George Pell critic Peter Saunders asked to withdraw ‘false allegations’ made on 60 Minutes
A man who called Cardinal George Pell “sociopathic” over his alleged treatment of survivors of child sexual abuse has been asked to withdraw his comments in a letter from Cardinal Pell’s lawyer, after members of the Church defended the Cardinal in public statements.
In an interview on 60 Minutes on May 31, Peter Saunders – a member of the Vatican’s advisory commission on child sexual abuse – said Pell’s position had become “untenable” and the Pope should act now to remove him from the Vatican because he was “a dangerous individual” who displayed a cold-heartedness and contempt for abuse victims.
“He has a catalogue of denigrating people, of acting with callousness, cold-heartedness – [it’s] almost sociopathic I would go as far as to say, this lack of care,” Mr Saunders told the program in an interview in Rome.
“I think he is somebody who, understandably, victim survivors will have a huge, huge issue with.
“In all the interviews, in all I’ve read, in all I’ve heard, I have seen not a shred of evidence that George Pell has any sympathy, empathy or any kind of understanding or concern for victims and survivors of these crimes.”
In the 15-minute segment, which featured historical comments from George Pell but which the Cardinal refused twice to be interviewed for, Mr Saunders said it was highly likely Pell and his peers knew paedophile priest Gerald Ridsdale had abused children. He called for them to face criminal charges if this knowledge was proven.
Cardinal Pell has repeatedly denied he had any knowledge that Ridsdale had molested children at nine parishes.
Mr Saunders further called for Pope Francis to act to remove Pell immediately and send him back to Australia because he was, in his personal opinion, making a mockery of the Pope and of abuse victims and survivors.
“I think anybody who is a serious obstacle to the work of the commission, and to the work of the pope in trying to clean up the church’s act over this matter, I think they need to be taken aside very very quickly and removed from any kind of position of influence,” he said.
“I think given the position of George Pell as a cardinal of the church, and a position of huge authority within the Vatican, I think he’s a massive, massive thorn in the side of Pope Francis’ papacy if he’s allowed to remain.”
After the program went to air, church officials in Australia – including the Archbishops of Melbourne, Brisbane, Perth, Sydney, Hobart and Canberra-Goulburn – publicly expressed their support for Cardinal Pell and praised his consideration for abuse victims, while the Vatican Press Office distanced itself from Mr Saunders’ views, stating they were entirely his own.
Then on Thursday, a letter was sent by Cardinal Pell’s lawyer Richard Leder, informing Mr Saunders he should have done further research before he made his claims on television.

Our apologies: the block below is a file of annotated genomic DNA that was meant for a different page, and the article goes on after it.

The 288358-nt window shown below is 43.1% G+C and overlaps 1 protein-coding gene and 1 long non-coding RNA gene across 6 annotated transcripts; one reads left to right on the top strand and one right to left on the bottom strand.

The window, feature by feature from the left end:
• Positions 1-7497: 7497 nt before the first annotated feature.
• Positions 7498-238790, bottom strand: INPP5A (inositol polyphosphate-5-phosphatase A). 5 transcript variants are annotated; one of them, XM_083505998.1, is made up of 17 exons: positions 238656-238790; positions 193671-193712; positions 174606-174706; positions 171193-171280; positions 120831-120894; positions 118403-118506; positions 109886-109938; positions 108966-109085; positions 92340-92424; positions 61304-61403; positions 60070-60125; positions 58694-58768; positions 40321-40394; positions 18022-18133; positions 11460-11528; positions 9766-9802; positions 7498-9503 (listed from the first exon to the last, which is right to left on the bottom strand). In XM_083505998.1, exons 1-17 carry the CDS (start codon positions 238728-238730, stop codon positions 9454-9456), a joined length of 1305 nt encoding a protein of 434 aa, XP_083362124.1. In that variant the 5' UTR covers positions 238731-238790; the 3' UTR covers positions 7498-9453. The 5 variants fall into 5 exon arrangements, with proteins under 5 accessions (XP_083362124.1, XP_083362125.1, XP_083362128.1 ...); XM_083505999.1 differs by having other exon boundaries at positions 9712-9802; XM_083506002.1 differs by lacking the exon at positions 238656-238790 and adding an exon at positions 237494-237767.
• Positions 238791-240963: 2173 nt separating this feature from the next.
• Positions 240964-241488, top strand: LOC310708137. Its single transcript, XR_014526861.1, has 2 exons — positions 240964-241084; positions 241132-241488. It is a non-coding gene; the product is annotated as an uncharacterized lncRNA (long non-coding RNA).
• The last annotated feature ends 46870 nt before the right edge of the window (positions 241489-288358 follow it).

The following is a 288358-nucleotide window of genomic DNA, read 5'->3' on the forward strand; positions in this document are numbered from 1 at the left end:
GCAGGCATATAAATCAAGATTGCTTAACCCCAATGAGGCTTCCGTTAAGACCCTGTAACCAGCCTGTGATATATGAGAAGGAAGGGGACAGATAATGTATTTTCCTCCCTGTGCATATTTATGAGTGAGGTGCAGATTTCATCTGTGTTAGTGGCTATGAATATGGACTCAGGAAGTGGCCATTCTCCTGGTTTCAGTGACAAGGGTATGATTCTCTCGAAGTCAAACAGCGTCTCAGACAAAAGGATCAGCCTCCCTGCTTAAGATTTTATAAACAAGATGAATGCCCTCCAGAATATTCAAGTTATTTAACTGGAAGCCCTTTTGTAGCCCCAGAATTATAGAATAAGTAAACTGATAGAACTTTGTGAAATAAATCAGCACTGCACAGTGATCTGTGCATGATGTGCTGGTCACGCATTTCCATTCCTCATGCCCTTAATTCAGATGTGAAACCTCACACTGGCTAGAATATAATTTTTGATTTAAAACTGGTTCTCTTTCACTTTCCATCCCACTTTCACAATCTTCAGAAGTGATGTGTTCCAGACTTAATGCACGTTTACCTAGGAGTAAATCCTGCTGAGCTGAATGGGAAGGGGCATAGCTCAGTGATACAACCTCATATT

In the letter, Mr Leder says it has become clear Mr Saunders’ comments are inconsistent with the position of the Church.
“The Cardinal is concerned that you have presented yourself as a spokesperson for the Committee, adopting the authority of the Pontifical Commission and the Holy See in a wholly misleading manner. This is confirmed by the many media reports that suggest you made the comments in an official capacity. The Cardinal is concerned that you allowed this to occur,” the letter says.
“As you know, over the past two years, the Cardinal has given evidence twice before the Royal Commission and once before the Victorian Parliamentary Inquiry. He has refuted on oath the various allegations which you chose to repeat on 60 Minutes. In the light of those appearances, your comments were either uninformed as to the relevant history, or were deliberately selective.”
The letter says the interview would be understood as meaning the Cardinal had lied and covered up his involvement in relation to child sexual abuse; was somehow in disgrace in the Vatican and the Pope had to remove him; was sociopathic and lacking empathy; and was obstructing the work of the Pontifical commission.
“These matters are objectively false,” it says.
“The Melbourne Response, which he pioneered, has provided compensation and made available ongoing counselling for hundreds of victims and their families. His compassion for victims is expressed in concrete, practical help – hardly the actions of one you choose to brand as ‘sociopathic’.
“The Cardinal is concerned that you knew, or should have known at the time, that each of those matters was factually wrong, and before speaking, you should have made proper enquiries to ensure your opinions were based on reliable information.
“The Cardinal invites you to correct the public record and withdraw these false allegations.”
On Sunday evening, a correction was not immediately forthcoming.